Friday 22 September 2017

Owner of popular city night club told to pay over €14k in music royalties

Ray Managh

The owner of one of Ireland’s best known night clubs was given little joy today when a judge told him to face the music or go to jail.

Solicitor Robert Dore told the Circuit Civil Court that John Conway, owner of “Joys” in Lower Baggot Street, Dublin, was caught in a classic Catch 22 situation.

“Without the music to keep his night clubbers happy he cannot raise the funds to pay arrears of royalties demanded by the Irish Music Rights Organisation,” Mr Dore said.

“And if he defies an existing court order banning the playing of IMRO songs until he meets his debts then he faces immediate  imprisonment,” the solicitor added.

Barrister Una Cassidy, counsel for IMRO, told Judge Matthew Deery the court had already granted two judgments against Mr Conway who still owed royalties and licence fees totalling €14,236

She asked that Mr Conway be committed to prison for contempt of court.  He had been unlicensed since September 2012 and unpaid royalties, a new licence and court costs could yet top €25,000.

Ms Cassidy said Mr Conway had not co-operated in any way with IMRO, a non-profit making limited company which each year collects more than €32 million in royalties from pubs, clubs and other venues for distribution to songwriters, composers and music publishers who make up its 8,500 members in Ireland.

She said he had only met two royalties demands, forcing IMRO to obtain a court injunction restraining him from playing any songs that fell within the music organisation’s repertoire.  He had continued playing IMRO music in defiance of the court order.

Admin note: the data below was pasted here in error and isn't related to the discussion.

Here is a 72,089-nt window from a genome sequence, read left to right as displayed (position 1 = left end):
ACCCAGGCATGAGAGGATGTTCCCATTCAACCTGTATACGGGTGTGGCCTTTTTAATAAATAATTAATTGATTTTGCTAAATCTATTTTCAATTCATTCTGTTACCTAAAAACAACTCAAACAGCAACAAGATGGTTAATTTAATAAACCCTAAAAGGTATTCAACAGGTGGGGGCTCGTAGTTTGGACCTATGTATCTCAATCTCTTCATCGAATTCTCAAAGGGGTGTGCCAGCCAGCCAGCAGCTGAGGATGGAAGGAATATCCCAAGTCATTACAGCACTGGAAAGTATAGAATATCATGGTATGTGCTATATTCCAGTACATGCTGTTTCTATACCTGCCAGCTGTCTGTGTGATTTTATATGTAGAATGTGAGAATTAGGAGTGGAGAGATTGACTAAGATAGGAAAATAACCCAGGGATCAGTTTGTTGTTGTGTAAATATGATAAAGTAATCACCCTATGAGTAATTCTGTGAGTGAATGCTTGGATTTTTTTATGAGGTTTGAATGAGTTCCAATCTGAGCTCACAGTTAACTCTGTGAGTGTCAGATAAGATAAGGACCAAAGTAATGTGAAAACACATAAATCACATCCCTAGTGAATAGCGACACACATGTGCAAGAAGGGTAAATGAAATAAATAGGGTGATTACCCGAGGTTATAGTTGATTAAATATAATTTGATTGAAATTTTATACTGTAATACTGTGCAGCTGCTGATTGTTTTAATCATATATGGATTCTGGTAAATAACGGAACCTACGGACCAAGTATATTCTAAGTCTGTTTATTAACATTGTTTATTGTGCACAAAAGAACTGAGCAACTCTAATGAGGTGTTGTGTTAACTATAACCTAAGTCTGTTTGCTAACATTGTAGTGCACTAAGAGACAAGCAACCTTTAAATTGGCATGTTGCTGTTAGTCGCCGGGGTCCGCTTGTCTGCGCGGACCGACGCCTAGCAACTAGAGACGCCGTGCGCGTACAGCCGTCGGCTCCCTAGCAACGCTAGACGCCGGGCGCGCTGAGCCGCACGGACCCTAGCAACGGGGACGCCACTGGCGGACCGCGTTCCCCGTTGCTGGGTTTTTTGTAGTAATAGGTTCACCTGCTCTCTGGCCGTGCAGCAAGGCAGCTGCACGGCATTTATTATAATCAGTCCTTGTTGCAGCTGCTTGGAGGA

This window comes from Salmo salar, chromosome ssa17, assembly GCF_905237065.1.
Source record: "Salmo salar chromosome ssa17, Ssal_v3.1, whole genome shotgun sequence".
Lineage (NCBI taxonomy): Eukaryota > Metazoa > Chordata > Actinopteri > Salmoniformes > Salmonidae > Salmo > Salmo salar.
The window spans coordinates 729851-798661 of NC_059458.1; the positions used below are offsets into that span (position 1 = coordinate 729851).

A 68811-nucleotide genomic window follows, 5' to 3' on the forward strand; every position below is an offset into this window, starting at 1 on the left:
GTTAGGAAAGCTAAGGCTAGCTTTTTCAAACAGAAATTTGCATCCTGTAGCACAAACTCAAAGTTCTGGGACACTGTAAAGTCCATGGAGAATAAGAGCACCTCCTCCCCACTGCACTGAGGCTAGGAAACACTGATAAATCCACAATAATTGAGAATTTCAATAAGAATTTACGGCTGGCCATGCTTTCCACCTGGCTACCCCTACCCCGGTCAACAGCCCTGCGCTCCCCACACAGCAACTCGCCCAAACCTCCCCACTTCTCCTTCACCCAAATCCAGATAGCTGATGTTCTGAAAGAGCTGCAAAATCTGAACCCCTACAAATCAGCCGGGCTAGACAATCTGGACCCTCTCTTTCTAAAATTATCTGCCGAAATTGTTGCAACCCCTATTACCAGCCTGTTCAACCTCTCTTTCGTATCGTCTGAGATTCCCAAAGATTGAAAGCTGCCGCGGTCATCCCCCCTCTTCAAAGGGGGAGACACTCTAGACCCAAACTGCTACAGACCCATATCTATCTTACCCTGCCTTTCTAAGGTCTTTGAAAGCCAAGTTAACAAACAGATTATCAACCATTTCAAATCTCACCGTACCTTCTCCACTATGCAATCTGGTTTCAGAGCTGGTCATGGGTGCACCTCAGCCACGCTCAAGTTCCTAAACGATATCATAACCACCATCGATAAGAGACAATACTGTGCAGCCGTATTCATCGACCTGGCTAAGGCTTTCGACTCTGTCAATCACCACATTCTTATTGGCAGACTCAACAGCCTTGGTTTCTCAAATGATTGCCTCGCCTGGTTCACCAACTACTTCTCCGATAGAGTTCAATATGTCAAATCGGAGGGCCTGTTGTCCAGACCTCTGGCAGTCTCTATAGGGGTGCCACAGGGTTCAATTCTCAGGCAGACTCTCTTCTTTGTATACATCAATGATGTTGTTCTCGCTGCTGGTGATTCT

Mr Dore said Mr Conway had experienced financial difficulties and was putting his hands up with regard to having breached the court order.

He said that  last week Mr Conway had paid off €5,000 of his IMRO debts.  He asked that the draconian threat of imprisonment be adjourned for another week to allow him try to regulate his affairs.

Mr Dore asked that, without having to give the court a sworn undertaking not to play music, Mr Conway be given another week.  He could not generate income if he could not play music. He had up to €14,500 set aside for the payment of another debt.

Judge Deery put the matter back on the basis Mr Conway pay €14,236 into court before 10 o’clock next Tuesday morning.  If he failed to do so there would be no alternative to attachment and committal to prison.

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